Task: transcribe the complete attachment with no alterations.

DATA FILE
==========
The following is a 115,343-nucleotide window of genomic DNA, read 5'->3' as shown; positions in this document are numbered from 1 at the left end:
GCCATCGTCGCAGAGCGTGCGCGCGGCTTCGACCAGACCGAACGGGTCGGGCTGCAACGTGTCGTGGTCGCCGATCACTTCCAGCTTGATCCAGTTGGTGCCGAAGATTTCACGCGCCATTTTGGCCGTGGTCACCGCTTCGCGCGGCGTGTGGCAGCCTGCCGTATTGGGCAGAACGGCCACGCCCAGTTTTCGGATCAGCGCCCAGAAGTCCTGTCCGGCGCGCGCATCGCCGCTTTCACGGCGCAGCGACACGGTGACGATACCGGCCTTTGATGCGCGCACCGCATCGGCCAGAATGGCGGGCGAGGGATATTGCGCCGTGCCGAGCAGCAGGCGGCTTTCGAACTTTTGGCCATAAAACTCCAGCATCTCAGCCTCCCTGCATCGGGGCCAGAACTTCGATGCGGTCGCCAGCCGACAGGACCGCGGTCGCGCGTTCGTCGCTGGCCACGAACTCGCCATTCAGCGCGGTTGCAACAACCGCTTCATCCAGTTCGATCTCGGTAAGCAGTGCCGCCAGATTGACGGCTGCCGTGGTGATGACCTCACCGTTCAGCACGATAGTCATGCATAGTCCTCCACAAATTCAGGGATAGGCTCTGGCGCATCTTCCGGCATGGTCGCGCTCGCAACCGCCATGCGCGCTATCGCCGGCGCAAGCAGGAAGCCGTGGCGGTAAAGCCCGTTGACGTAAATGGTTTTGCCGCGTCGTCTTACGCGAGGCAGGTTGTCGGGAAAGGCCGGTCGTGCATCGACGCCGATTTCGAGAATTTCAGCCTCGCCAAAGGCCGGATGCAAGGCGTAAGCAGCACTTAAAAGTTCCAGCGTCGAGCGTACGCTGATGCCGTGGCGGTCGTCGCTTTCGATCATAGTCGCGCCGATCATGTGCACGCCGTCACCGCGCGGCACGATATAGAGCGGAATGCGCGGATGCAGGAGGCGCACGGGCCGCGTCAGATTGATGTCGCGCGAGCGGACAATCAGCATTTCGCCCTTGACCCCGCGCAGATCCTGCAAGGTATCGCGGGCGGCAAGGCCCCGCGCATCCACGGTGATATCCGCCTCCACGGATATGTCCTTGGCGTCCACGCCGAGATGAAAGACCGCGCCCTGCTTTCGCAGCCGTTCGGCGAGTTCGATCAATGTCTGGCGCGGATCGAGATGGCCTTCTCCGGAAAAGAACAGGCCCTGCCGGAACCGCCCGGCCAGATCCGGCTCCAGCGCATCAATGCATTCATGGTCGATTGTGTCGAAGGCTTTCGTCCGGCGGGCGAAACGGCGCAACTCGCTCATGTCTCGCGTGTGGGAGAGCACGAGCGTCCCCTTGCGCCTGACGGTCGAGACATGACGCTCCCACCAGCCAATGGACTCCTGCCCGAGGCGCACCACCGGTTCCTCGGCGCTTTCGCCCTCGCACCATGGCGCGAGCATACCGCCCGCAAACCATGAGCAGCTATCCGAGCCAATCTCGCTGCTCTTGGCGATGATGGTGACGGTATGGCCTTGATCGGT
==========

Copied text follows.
The following is a 115,343-nucleotide window of genomic DNA, read 5'->3' as shown; positions in this document are numbered from 1 at the left end:
GCCATCGTCGCAGAGCGTGCGCGCGGCTTCGACCAGACCGAACGGGTCGGGCTGCAACGTGTCGTGGTCGCCGATCACTTCCAGCTTGATCCAGTTGGTGCCGAAGATTTCACGCGCCATTTTGGCCGTGGTCACCGCTTCGCGCGGCGTGTGGCAGCCTGCCGTATTGGGCAGAACGGCCACGCCCAGTTTTCGGATCAGCGCCCAGAAGTCCTGTCCGGCGCGCGCATCGCCGCTTTCACGGCGCAGCGACACGGTGACGATACCGGCCTTTGATGCGCGCACCGCATCGGCCAGAATGGCGGGCGAGGGATATTGCGCCGTGCCGAGCAGCAGGCGGCTTTCGAACTTTTGGCCATAAAACTCCAGCATCTCAGCCTCCCTGCATCGGGGCCAGAACTTCGATGCGGTCGCCAGCCGACAGGACCGCGGTCGCGCGTTCGTCGCTGGCCACGAACTCGCCATTCAGCGCGGTTGCAACAACCGCTTCATCCAGTTCGATCTCGGTAAGCAGTGCCGCCAGATTGACGGCTGCCGTGGTGATGACCTCACCGTTCAGCACGATAGTCATGCATAGTCCTCCACAAATTCAGGGATAGGCTCTGGCGCATCTTCCGGCATGGTCGCGCTCGCAACCGCCATGCGCGCTATCGCCGGCGCAAGCAGGAAGCCGTGGCGGTAAAGCCCGTTGACGTAAATGGTTTTGCCGCGTCGTCTTACGCGAGGCAGGTTGTCGGGAAAGGCCGGTCGTGCATCGACGCCGATTTCGAGAATTTCAGCCTCGCCAAAGGCCGGATGCAAGGCGTAAGCAGCACTTAAAAGTTCCAGCGTCGAGCGTACGCTGATGCCGTGGCGGTCGTCGCTTTCGATCATAGTCGCGCCGATCATGTGCACGCCGTCACCGCGCGGCACGATATAGAGCGGAATGCGCGGATGCAGGAGGCGCACGGGCCGCGTCAGATTGATGTCGCGCGAGCGGACAATCAGCATTTCGCCCTTGACCCCGCGCAGATCCTGCAAGGTATCGCGGGCGGCAAGGCCCCGCGCATCCACGGTGATATCCGCCTCCACGGATATGTCCTTGGCGTCCACGCCGAGATGAAAGACCGCGCCCTGCTTTCGCAGCCGTTCGGCGAGTTCGATCAATGTCTGGCGCGGATCGAGATGGCCTTCTCCGGAAAAGAACAGGCCCTGCCGGAACCGCCCGGCCAGATCCGGCTCCAGCGCATCAATGCATTCATGGTCGATTGTGTCGAAGGCTTTCGTCCGGCGGGCGAAACGGCGCAACTCGCTCATGTCTCGCGTGTGGGAGAGCACGAGCGTCCCCTTGCGCCTGACGGTCGAGACATGACGCTCCCACCAGCCAATGGACTCCTGCCCGAGGCGCACCACCGGTTCCTCGGCGCTTTCGCCCTCGCACCATGGCGCGAGCATACCGCCCGCAAACCATGAGCAGCTATCCGAGCCAATCTCGCTGCTCTTGGCGATGATGGTGACGGTATGGCCTTGATCGGT